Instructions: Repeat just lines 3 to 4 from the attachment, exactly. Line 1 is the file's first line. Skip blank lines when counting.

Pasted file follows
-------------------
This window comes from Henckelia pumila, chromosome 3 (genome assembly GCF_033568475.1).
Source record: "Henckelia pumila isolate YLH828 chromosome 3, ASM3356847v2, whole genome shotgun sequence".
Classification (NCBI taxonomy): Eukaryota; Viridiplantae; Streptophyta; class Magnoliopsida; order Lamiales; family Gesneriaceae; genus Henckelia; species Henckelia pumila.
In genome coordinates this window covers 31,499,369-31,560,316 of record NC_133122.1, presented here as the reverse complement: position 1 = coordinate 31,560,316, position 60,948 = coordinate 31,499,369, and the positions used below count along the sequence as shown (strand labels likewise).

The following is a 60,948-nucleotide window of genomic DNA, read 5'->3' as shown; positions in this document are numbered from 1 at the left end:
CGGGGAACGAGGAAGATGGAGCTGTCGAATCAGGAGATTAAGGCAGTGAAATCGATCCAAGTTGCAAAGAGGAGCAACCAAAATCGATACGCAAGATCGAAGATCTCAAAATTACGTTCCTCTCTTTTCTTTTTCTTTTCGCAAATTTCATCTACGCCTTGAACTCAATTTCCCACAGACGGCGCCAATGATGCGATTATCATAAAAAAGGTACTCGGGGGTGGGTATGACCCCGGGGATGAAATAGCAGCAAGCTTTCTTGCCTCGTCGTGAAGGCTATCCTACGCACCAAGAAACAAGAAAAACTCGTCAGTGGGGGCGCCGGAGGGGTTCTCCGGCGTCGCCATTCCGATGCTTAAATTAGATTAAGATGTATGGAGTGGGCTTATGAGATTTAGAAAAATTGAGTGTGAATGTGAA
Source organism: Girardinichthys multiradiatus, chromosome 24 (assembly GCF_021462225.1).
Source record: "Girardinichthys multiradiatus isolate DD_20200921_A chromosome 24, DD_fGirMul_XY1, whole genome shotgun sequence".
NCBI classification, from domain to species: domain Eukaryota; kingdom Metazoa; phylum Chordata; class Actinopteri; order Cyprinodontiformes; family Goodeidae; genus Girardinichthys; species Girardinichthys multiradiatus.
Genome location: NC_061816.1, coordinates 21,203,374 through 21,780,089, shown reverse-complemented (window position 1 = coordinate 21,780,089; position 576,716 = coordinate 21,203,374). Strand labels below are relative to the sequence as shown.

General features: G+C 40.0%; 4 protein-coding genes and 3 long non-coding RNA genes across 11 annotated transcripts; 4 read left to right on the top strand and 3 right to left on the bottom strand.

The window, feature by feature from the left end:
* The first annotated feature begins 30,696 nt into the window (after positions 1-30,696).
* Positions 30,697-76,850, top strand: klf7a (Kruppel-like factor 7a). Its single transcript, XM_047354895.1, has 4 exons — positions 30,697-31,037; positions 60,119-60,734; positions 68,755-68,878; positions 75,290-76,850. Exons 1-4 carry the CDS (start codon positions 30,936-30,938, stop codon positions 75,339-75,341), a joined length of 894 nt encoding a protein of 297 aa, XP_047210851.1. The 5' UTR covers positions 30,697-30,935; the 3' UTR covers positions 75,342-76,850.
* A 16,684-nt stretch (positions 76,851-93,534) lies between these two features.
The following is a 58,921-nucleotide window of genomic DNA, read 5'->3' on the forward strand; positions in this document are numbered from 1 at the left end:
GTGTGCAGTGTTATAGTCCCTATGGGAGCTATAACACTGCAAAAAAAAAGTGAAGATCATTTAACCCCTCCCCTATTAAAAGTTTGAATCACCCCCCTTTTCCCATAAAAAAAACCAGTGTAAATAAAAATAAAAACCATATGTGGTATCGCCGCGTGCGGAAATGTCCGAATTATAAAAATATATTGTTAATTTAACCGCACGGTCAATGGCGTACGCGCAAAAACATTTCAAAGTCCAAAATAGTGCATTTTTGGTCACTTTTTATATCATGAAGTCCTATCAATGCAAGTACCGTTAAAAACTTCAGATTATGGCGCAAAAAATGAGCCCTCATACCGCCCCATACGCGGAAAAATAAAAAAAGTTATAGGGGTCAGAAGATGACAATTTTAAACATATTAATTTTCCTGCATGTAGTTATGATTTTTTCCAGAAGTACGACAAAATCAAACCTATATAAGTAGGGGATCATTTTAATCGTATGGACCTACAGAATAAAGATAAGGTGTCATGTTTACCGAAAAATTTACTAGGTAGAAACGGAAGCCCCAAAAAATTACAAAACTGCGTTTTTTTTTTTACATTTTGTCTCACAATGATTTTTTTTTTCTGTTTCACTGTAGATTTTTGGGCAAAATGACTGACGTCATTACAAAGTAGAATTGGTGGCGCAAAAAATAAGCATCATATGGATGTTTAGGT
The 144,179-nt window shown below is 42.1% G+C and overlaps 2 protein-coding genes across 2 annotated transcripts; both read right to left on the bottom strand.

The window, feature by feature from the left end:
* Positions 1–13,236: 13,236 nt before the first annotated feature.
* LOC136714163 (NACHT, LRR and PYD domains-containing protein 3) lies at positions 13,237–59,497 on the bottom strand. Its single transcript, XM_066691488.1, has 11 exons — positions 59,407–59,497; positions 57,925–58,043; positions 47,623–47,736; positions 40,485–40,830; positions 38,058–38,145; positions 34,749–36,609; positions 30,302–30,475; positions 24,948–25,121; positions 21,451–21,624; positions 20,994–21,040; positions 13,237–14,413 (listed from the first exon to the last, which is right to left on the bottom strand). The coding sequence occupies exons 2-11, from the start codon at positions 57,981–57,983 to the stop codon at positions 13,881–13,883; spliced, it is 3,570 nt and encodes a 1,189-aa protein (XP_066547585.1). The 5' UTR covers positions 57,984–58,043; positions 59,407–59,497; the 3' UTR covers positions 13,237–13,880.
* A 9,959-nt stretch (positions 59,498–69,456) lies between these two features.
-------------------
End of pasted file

Classification (NCBI taxonomy): Eukaryota; Viridiplantae; Streptophyta; class Magnoliopsida; order Lamiales; family Gesneriaceae; genus Henckelia; species Henckelia pumila.
In genome coordinates this window covers 31,499,369-31,560,316 of record NC_133122.1, presented here as the reverse complement: position 1 = coordinate 31,560,316, position 60,948 = coordinate 31,499,369, and the positions used below count along the sequence as shown (strand labels likewise).